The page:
penetrate the Badger zone. When Turner came out and Pelekoudas went in,
however, it was a different ball game.
Pelekoudas attacked the zone - he kept the ball moving around the
perimeter, occasionally driving in to pass off to Tim McCormick or But-
ch Wade. The Badgers eventually went back into a man-to-man and
Pelekoudas kept hustling as the Wolverines took the lead for good midway
through the second half. For the game he had four points and a season high
That's the kind of play Michigan coach Bill Frieder needs out of his third
guard if the Wolverines are going to have a successful season.
Michigan is woefully short in guards this season. After Turner, Leslie
Rockymore, and Pelekoudas, the Wolverines have only walk-ons. That's why
Pelekoudas must keep up the level of play he exhibited in the Wisconsin
game. If he can, Michigan can make it through the season with only three
scholarship guards - if he can't the Wolverines could be in trouble if Tur-
ner doesn't have an outstanding game every time out.
The one thing that Pelekoudas was obviously lacking before last Saturday
- confidence - should now have returned to the junior guard. The one thing
that was obviously bothering him before last Saturday - the booing - should
now be a thing of the past.
Remember, Dan Pelekoudas will not lose any games for the Wolverines this
season, but he won one for them last Saturday.
Tumblers fall to. Gophers
CIVIL ENGINEERS ...
All Over the
Ask Peace Corps volunteers with degrees in Civil
Engineering why they travel half way around the
globe to Africa and Asia. . . why they work with
water, sanitation, road construction, and structural
projects overseas. They'll probably say they want
to help people, use their skills, learn a new language,
and gain valuable career experience. Ask them why
Peace Corps is the toughest job you'll ever love.
January 18th, 19th end 20th.
Interviews at Career Planning &
Sign up today.
Detroit Office: 1-226-7928
beat women hoopsters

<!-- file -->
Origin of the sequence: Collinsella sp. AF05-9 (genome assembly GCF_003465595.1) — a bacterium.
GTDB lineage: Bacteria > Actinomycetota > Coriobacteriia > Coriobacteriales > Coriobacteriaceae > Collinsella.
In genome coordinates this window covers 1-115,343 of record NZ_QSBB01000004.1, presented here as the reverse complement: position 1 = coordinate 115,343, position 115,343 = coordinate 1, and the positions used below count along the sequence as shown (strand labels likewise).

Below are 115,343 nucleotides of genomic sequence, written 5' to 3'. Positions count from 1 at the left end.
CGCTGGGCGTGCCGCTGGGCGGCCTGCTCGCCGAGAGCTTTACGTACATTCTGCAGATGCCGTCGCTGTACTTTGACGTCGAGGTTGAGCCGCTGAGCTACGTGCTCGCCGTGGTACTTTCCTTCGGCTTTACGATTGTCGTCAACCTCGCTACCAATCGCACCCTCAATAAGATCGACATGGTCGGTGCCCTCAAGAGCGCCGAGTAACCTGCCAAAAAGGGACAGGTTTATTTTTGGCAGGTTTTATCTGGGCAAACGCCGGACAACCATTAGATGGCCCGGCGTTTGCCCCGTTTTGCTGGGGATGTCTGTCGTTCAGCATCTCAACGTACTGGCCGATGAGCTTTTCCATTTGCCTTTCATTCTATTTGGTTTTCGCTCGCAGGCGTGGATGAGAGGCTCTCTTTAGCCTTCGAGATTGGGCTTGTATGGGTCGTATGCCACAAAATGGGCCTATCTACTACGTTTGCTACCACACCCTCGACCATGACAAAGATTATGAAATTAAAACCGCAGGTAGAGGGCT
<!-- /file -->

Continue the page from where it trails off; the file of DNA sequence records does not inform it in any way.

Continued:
By JIM DAVIS
Maybe they should have stayed
Twice this past weekend the
Michigan women's hoopsteres were.
blasted by Big Ten foes. And both times
poor shooting and turnovers were the
FRIDAY NIGHT at Minnesota the
Wolverines were humiliated, 90-43, by
the Golden Gophers. Sunday afternoon
it was Wisconsin's turn at the hapless
Wolverines, crushing Michigan by a
count of 99-68.
The pair of mortifying defeats gives
the Wolverines an overall record of 3-
11, including a i-3 Big Ten mark, good
enough for a sixth-place tie with
Michigan State in the conference. Both
Wisconsin and Minnesota are un-
defeated in the Big Ten.
The Wolverines shot an anemic 23
percent from the field against Min-
nesota and committed 33 turnovers.
Sophomore Peg Harte, who leads the
Wolverines in scoring with a 22.4 points
per game average, hit on only three of
12 shots and finished with a season-low
of eight points.
THE GOPHERS, 11-2 on the season,
were led by Laura Coenen and Debbie
Hunter, each with 22 points. Minnesota
also had a total of 23 steals in the game
and outrebounded Michigan 55-37, in-
cluding 12 boards by Coenen.
The Wolverines were down 43-26 at
halftime but could only manage 17 poin-
ts in the second half, while Minnesota
ran off 53. The Wolverines' meager
scoring attack was led by Lori
Gnatkowski with 12 points.
The situation failed to improve
against the Badgers, who are 11-1
overall. Wisconsin held a 46-36 advan-
tage at the intermission, but the
Wolverines failed to challenge in the
THE BADGERS balanced attack was
led by Theresa Huff and Teresa Sheder
with 21 points apiece. Seven Wisconsin
players finished with at least eight
points. Huff and Sheder also added 11
and eight rebounds, respectively.
Harte led Michigan with 25 points,
despite hitting on only 40 percent of her
shots, and a season-high of 12 rebounds.
_.A- fP j- A/~~h
By PAULA SCHIPPER
The bars are usually booming on
Saturday night. Last Saturday,
however, the Michigan men's gym-
nastic team came up short on the high
bar against Minnesota. ,
Going into the last event, the high
bar, Michigan trailed last year's Big
Ten champions by only 0.3 points.
Several Wolverines, unfortunately,
took tumbles in the event, leaving the
Gophers on top 268.8-264.5.
OTHER EVENTS posed no problem.
Michigan excelled in the floor exercise
with Kevin McKee's 9.6 and in the vault
thanks to Milan Stanovich's 9.5. Rick
Kaufmann's 9.65 on rings also kept the
team in top contention.
"We are definitely in their ball park,"
said an encouraged coach Newt Loken.
Women tumblers thirdt
By AMY SCHIFF
Despite injuries and inexperience,
the Michigan women's gymnastics
team placed third in its meet this past
weekend against host Pittsburgh,
Maryland, and New Mexico.
The Wolverines' score of 155.45 fell
short of Pitt's 163.7 points, and
Maryland's 157.15, but did top New
Mexico's score of 154.95.
Michigan's top finisher Dayna4
Samuelson placed second with an 8.85
on the vault. Teammates Angela
Deaver and Kathy Beckwith tied for
third place in the floor exercise, each
with an 8.35. Beckwith took another
third for Michigan with her 33.40 in the
AP Top 'Twent~y
Indiana (29) ............ 12-1
North Carolina (3) ..... 12-3
Nevada-Las Vegas ..... 14-0
Memphis St. (1) ........ 12-1
Virginia ............... 12-2
Louisville .............. 13-2
Missouri ............... 12-2
Villanova .............. 10-2
Minnesota ............. 10-2
Oklahoma St........... 12-1
Air Force scientific
ficers plan tomor
systems. If you
have a scientific or
gree, you can join
7 ~~~~ fliA1~